The endocannabinoid system is responsible for the physical and mental effects that cannabis has on the body. The system has very widespread effects throughout the body and has the potential to be used therapeutically. Many scientists have focused on the endocannabinoid system in their research because of its growing role in medicine.
The endocannabinoid system is made up of several components, including cannabinoids and receptors. To understand how the system works, it’s important to look at the function of each component.
Cannabinoids are the endocannabinoid system’s chemical messengers. There are many types of cannabinoids, but they can be divided into two categories: endogenous and exogenous.
Endogenous cannabinoids are produced naturally in the body and regulate mood, sleep, pain, and other basic functions. Exogenous cannabinoids are introduced to the body from an outside source and produce physical and psychological effects. For example, marijuana is an exogenous cannabinoid.
Cannabinoids interact with cannabinoid receptors, which receive messages that then create an effect within the body. There are two types of receptors: CB1 and CB2. Some cannabinoids only interact with one of these receptors, but others interact with both. THC, the cannabinoid in marijuana, interacts with both.
CB1 receptors are mostly concentrated in the spinal cord and in the areas of the brain they effect. For example, the amygdala, which is responsible for memory and emotional processing, has a large concentration of receptors. As a result, cannabinoids can have an effect on mood and memory. These receptors are also located in some nerve endings, so cannabinoids can reduce pain.
CB2 receptors are found in the peripheral nervous system, particularly in immune cells. They reduce inflammation, which is a major symptom of many illnesses.
Endocannabinoids are cannabinoids that occur naturally in the body. Scientists have discovered two major endocannabinoids: anandamide and 2-AG. 2-AG is more highly concentrated in the brain, and anandamide is located throughout the body. Both endocannabinoids bind to CB1 and CB2.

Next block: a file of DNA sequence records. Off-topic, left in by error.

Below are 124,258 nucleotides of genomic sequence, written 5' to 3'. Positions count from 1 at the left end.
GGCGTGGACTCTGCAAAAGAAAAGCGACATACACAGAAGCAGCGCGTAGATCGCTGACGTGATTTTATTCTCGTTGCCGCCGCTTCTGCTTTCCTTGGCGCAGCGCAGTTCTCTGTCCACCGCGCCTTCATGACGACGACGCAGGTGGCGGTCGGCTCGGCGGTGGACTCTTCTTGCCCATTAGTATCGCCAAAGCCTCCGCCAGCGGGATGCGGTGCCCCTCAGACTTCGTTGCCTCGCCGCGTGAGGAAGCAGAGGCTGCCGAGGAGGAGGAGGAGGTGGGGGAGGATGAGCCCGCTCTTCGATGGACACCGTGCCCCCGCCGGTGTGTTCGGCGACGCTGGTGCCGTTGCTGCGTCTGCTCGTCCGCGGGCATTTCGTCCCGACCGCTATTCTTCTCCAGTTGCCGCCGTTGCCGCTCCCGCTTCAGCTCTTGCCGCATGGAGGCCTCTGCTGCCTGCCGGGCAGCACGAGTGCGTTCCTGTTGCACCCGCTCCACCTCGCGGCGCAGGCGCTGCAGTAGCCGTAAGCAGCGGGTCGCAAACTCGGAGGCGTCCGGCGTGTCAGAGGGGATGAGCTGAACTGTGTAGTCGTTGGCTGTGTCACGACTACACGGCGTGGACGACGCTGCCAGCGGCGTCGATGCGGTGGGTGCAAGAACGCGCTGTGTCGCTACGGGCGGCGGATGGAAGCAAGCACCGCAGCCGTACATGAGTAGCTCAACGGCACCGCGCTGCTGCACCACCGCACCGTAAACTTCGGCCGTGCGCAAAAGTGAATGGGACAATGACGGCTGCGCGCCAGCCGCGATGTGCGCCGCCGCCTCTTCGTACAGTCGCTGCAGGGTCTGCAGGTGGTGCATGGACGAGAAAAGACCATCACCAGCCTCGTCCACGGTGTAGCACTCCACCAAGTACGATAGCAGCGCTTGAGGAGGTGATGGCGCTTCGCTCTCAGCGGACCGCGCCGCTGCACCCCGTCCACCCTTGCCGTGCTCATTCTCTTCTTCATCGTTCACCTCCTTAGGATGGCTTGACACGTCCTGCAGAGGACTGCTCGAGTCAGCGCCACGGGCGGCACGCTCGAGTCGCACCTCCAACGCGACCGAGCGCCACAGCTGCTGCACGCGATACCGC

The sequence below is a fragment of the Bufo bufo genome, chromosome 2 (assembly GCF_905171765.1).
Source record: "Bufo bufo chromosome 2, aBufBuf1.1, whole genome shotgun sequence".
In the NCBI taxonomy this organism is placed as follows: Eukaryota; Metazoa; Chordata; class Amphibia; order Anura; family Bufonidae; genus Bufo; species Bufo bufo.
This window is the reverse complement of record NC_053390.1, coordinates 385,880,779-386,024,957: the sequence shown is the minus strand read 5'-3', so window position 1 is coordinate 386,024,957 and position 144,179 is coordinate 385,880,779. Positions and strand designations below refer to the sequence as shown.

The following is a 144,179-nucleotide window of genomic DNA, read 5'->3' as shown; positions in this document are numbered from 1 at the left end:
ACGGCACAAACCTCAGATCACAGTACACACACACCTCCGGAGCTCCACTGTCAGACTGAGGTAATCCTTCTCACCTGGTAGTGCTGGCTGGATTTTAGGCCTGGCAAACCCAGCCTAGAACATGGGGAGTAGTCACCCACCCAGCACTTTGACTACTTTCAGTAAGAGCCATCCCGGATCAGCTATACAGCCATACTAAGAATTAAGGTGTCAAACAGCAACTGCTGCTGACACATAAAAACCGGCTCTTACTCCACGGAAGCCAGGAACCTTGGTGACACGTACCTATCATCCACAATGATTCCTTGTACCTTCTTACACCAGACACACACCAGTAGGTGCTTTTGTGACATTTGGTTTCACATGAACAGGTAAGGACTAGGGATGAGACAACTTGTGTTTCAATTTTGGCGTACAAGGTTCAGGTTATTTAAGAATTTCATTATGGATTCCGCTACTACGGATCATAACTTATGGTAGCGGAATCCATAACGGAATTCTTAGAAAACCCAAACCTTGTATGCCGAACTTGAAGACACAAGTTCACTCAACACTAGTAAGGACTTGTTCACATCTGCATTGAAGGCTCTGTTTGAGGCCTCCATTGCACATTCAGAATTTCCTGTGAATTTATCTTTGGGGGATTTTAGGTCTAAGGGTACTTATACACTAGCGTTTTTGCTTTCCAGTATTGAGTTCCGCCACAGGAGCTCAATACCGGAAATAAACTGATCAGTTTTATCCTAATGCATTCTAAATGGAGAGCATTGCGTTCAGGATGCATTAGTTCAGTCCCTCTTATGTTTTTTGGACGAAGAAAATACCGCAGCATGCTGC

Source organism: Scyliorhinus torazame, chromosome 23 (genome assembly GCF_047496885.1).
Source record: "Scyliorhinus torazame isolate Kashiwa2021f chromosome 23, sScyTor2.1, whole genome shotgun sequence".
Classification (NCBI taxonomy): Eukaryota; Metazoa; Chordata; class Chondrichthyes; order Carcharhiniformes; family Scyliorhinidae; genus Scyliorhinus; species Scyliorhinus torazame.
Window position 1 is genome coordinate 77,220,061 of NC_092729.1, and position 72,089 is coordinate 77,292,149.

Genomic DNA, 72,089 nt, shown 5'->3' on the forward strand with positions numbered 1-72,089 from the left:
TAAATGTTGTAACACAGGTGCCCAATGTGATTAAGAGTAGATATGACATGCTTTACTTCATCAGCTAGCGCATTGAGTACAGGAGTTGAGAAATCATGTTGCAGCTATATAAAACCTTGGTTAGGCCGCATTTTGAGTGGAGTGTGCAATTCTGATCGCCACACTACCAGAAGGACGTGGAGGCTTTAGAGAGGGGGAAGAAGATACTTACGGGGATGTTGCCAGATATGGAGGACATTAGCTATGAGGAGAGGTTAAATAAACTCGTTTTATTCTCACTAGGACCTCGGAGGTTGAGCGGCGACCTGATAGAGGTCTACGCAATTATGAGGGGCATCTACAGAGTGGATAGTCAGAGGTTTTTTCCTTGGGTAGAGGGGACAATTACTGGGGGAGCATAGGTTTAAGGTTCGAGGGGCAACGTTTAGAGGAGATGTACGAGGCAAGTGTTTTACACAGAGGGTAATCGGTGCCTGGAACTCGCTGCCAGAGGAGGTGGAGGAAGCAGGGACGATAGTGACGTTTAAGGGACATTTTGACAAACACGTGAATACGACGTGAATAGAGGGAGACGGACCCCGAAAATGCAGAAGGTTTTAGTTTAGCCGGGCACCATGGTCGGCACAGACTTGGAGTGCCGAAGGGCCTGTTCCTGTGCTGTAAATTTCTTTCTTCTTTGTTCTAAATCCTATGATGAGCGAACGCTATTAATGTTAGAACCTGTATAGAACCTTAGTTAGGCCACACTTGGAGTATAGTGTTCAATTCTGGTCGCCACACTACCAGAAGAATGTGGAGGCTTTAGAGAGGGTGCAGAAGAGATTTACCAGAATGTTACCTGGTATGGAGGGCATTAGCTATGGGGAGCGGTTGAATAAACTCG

The body only produces endocannabinoids when it needs them. When the endocannabinoids are no longer needed, they are broken down by enzymes.
The Endocannabinoid System in Medicine
This system regulates many of the body’s basic functions, including pain, appetite, sleep, inflammation, and neural development. It also responds to illness. For example, tumor cells have more cannabinoid receptors than healthy cells. Some disorders, including anxiety, arthritis, and Parkinson’s disease, can cause a rise in endocannabinoid levels.
The endocannabinoid system’s involvement in illness has led many scientists to conclude that the purpose of the system is to maintain homeostasis, or balance, in the body. In recent years, doctors and scientists have been paying closer attention to the endocannabinoid system in medicine. Targeting this system can help with the treatment of many illnesses and conditions.
Medical marijuana is one major way of involving the endocannabinoid system in treatment. THC and CBD, two compounds in marijuana, can have a therapeutic effect on the mind and body. Medical cannabis can be prescribed for chronic pain, epilepsy, multiple sclerosis, and other conditions.
Medical marijuana is usually very successful, but some people experience undesirable side effects. Synthetic cannabinoids are another option with fewer side effects. These cannabinoids mimic the behavior of naturally-produced, existing cannabinoids in the body. Some common synthetic cannabinoids include Dronabinol, which alleviates nausea and appetite loss, and Cesamet, which helps with pain management and reduces vomiting.
Throughout the coming years, scientists will likely make more discoveries about the endocannabinoid system and its role in medicine. If you’re interested in medical cannabis to alleviate pain, nausea, or other symptoms from an illness or condition, call LifeBoost today to pre-qualify.